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Of the old and the new

ROMESH CHANDER

“Awagha Rang Ekachi Zaala” proved that popular theatre doesn’t have to be vulgar.

Photo: Sushil Kumar verma

Engrossing A scene from the Marathi play “Awagha Rang Ekachi Zaala” at the recent Bharat Rang Mahotsav.

A couple of weeks back the curtain came down on the 11th Bharat Rang Mahotsav (BRM), marking the beginning of the 51st year of the National School of Drama. Started a decade ago the festival this year featured 63 productions out of which 51 were from India and 12 from abroad. For the first time, BRM also took 18 of these productions to Lucknow. In Delhi the festival attracted more than 50,000 people and in Lucknow about 10,000.

I missed most of the presentations this year but of those that I saw six to seven were outstanding and most of these have been earlier reviewed in these columns. The organisers tell that the main focus of the 11th BRM was to showcase the work of new directors. “We had invited ten, whose work is distinguished by the manner in which they open up older and even classic texts to stark political or gender scrutiny.” Unfortunately, I missed their work as also the face-to-face discussions between them and some senior established directors.

In the so called serious and popular theatre there is a category of theatre that is full of vulgarity and porn that draws a large audience even if the tickets are Rs.500 or more, in Mumbai and a few other centres.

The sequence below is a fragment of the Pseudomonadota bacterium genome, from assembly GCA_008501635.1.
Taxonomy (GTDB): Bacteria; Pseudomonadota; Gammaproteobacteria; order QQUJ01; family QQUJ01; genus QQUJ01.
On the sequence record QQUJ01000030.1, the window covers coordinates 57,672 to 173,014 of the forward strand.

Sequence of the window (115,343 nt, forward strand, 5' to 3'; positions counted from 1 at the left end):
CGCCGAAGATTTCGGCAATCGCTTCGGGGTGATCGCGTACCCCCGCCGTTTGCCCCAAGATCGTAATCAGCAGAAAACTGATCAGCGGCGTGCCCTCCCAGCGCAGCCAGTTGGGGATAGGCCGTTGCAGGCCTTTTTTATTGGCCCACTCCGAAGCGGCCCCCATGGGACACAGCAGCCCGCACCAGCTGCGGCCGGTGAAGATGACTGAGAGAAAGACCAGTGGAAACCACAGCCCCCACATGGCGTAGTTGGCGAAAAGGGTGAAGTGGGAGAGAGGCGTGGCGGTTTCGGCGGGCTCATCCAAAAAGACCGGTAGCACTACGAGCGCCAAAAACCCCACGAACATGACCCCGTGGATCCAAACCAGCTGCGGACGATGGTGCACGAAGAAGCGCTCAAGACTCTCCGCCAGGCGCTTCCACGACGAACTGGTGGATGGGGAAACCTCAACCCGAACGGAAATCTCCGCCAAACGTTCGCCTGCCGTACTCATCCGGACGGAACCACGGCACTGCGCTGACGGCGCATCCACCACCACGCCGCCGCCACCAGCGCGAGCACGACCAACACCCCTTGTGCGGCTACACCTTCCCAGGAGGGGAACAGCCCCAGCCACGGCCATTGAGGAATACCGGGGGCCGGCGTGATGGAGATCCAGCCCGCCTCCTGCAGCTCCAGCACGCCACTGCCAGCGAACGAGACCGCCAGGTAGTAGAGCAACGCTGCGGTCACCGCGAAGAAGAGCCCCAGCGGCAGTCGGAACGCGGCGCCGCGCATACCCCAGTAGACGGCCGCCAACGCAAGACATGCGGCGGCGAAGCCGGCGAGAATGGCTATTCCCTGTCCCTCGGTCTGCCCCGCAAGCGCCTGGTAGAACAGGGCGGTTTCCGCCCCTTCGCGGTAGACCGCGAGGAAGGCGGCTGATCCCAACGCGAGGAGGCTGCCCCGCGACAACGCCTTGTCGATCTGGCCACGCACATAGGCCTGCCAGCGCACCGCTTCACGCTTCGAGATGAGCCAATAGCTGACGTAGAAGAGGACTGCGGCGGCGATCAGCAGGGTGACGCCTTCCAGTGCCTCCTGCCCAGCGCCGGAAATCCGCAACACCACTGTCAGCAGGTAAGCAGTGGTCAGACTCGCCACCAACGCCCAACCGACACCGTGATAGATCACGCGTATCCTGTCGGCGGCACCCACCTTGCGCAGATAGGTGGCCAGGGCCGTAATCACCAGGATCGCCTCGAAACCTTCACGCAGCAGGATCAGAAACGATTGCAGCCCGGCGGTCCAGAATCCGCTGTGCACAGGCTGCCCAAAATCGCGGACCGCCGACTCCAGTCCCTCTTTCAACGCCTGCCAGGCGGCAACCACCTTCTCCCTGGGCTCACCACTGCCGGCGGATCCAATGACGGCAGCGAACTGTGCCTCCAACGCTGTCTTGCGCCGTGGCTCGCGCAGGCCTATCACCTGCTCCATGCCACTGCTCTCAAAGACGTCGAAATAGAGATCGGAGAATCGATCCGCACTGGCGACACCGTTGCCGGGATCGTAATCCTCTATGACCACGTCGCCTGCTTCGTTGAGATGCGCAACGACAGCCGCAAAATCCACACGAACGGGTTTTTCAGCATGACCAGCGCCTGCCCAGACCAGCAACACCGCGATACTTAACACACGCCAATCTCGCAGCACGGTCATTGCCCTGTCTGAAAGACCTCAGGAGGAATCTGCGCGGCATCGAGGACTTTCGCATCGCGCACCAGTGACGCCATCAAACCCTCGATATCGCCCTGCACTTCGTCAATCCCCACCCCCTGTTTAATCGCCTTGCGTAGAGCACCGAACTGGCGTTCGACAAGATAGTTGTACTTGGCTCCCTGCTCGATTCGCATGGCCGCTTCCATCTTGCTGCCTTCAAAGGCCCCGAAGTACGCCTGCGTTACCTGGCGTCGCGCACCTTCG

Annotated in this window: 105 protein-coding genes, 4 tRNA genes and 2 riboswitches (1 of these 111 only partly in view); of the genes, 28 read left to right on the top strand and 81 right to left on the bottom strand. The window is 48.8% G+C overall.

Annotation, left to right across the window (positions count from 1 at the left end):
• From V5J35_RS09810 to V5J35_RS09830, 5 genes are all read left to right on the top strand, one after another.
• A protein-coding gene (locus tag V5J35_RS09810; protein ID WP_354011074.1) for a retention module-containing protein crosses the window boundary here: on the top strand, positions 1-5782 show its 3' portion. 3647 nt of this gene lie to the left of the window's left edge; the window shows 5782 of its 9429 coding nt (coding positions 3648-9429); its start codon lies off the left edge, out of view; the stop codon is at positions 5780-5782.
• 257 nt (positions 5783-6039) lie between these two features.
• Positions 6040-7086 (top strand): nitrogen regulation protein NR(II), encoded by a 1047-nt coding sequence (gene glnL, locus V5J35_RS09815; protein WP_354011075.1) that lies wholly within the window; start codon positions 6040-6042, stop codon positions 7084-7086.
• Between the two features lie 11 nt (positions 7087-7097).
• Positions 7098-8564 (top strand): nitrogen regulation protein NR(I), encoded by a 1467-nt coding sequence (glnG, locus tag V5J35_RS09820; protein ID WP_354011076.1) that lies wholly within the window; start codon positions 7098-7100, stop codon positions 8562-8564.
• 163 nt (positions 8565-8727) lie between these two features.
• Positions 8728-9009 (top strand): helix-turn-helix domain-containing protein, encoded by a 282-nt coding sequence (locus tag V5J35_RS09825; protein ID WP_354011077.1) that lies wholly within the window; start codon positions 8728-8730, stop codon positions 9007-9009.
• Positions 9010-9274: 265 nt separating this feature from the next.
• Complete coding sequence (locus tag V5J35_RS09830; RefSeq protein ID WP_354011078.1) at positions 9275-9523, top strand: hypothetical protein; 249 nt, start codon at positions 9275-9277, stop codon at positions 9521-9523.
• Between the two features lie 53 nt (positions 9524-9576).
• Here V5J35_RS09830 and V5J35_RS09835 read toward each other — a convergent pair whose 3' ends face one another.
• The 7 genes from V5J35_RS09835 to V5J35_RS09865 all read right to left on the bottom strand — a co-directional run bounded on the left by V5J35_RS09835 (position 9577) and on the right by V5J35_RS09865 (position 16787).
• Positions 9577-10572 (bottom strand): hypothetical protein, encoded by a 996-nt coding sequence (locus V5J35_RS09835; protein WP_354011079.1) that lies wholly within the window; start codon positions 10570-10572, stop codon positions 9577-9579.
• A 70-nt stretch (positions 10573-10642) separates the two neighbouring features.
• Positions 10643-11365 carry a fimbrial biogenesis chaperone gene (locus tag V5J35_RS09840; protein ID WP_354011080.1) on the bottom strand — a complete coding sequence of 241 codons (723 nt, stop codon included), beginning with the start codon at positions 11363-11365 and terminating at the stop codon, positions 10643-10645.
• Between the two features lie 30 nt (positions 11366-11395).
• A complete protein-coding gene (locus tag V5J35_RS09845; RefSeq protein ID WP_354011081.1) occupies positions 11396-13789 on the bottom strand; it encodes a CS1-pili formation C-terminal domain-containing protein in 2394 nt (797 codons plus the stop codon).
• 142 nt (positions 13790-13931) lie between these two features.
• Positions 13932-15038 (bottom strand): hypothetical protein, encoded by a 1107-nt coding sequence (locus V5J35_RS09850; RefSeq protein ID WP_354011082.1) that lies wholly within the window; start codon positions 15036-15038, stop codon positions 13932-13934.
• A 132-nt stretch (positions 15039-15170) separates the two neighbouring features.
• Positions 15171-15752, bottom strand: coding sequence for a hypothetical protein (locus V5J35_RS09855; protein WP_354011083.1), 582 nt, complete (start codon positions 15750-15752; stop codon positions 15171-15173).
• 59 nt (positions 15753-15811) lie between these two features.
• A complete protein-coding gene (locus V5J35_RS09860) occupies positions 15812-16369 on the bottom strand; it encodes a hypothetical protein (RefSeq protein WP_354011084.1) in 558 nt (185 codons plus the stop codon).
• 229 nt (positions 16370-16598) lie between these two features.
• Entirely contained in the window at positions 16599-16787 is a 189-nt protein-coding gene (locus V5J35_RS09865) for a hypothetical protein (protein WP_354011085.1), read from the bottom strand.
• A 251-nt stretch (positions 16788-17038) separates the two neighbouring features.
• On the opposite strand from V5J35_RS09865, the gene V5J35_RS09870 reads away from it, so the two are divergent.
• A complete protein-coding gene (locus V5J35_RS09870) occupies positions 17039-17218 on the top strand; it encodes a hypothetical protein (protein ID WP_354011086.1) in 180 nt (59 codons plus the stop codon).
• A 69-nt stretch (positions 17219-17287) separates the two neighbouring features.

But what we saw in “Awagha Rang Ekachi Zaala”, the inaugural presentation of the Mahotsav is any indication, the definition of the so called “popular” theatre in Mumbai is fast changing.

Since I don’t understand Marathi, first a brief summary from the director’s note; “Awagha Rang Ekachi Zala” depicts Appa Velankar, a well-known kirtankaar, and his family. Appa is constantly getting into arguments with Sopan, his son, who wants to modernise the ancient art by adding a touch of fusion music. He has not allowed his daughter, Mukta, to marry the boy she loves because he belongs to a different caste; and for a similar reason he has asked his elder son to leave the house.” Into this scenario enters Jenny, his America-born Indian disciple, who comes to learn the ancient art from him in the true Gurukul tradition. The play looks at the relationship that develops between Jenny and Appa and at her attempts to reunite the Velankar family. Is she successful in her endeavour? Does Appa teach her the traditional Indian kirtan? Is Sopan allowed to perform his fusion-kirtan? Will Mukta finally elope with her boyfriend? The play tries to answer these questions. “Awagha Rang Ekachi Zala” also highlights the rich culture and music of the kirtan form as juxtaposed against the growing popularity of fusion music.

The director in his note says that the play has given him the opportunity to work on a musical for the first time in his career, which spans over a period of thirty years. “The music is a mix of the traditional and the modern and can be called remix or fusion or any other name that means a break from the old traditional music. The play also raises the question of whether we want to accept change and move on or if we want to remain rigid and conservative and stagnate. While directing the play I faced the challenge of putting together a team of artistes from different schools ranging from the veteran Shri Prasad Sawkar, aged 81, to Swarangi Marathe, a teenager.”

The play must be brought to Delhi again so that the directors of so-called popular theatre need not think that it is vulgarity alone that can bring in full houses. Surely, the Maharashtra Government could help the local producers in this regard.

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